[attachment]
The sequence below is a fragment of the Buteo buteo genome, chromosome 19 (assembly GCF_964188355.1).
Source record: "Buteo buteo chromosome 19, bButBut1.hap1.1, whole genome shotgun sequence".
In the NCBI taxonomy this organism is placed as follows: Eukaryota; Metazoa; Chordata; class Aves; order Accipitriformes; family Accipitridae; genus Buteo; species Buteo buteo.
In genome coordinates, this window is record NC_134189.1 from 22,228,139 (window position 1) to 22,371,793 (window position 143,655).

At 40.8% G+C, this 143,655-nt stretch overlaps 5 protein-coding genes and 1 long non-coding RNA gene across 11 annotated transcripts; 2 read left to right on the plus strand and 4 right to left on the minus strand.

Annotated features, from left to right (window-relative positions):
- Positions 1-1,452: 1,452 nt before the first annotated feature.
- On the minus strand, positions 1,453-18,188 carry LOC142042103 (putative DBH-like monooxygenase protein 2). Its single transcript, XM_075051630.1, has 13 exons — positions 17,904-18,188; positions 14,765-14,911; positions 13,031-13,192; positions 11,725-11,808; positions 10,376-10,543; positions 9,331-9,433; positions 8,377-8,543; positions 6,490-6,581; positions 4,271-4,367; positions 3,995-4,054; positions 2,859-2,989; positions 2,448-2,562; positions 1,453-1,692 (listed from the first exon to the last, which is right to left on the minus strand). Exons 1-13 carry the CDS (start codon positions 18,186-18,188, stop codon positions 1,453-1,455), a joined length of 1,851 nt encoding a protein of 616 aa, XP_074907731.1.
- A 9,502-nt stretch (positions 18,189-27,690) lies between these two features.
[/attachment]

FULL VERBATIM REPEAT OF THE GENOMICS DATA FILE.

The sequence below is a fragment of the Buteo buteo genome, chromosome 19 (assembly GCF_964188355.1).
Source record: "Buteo buteo chromosome 19, bButBut1.hap1.1, whole genome shotgun sequence".
In the NCBI taxonomy this organism is placed as follows: Eukaryota; Metazoa; Chordata; class Aves; order Accipitriformes; family Accipitridae; genus Buteo; species Buteo buteo.
In genome coordinates, this window is record NC_134189.1 from 22,228,139 (window position 1) to 22,371,793 (window position 143,655).

At 40.8% G+C, this 143,655-nt stretch overlaps 5 protein-coding genes and 1 long non-coding RNA gene across 11 annotated transcripts; 2 read left to right on the plus strand and 4 right to left on the minus strand.

Annotated features, from left to right (window-relative positions):
- Positions 1-1,452: 1,452 nt before the first annotated feature.
- On the minus strand, positions 1,453-18,188 carry LOC142042103 (putative DBH-like monooxygenase protein 2). Its single transcript, XM_075051630.1, has 13 exons — positions 17,904-18,188; positions 14,765-14,911; positions 13,031-13,192; positions 11,725-11,808; positions 10,376-10,543; positions 9,331-9,433; positions 8,377-8,543; positions 6,490-6,581; positions 4,271-4,367; positions 3,995-4,054; positions 2,859-2,989; positions 2,448-2,562; positions 1,453-1,692 (listed from the first exon to the last, which is right to left on the minus strand). Exons 1-13 carry the CDS (start codon positions 18,186-18,188, stop codon positions 1,453-1,455), a joined length of 1,851 nt encoding a protein of 616 aa, XP_074907731.1.
- A 9,502-nt stretch (positions 18,189-27,690) lies between these two features.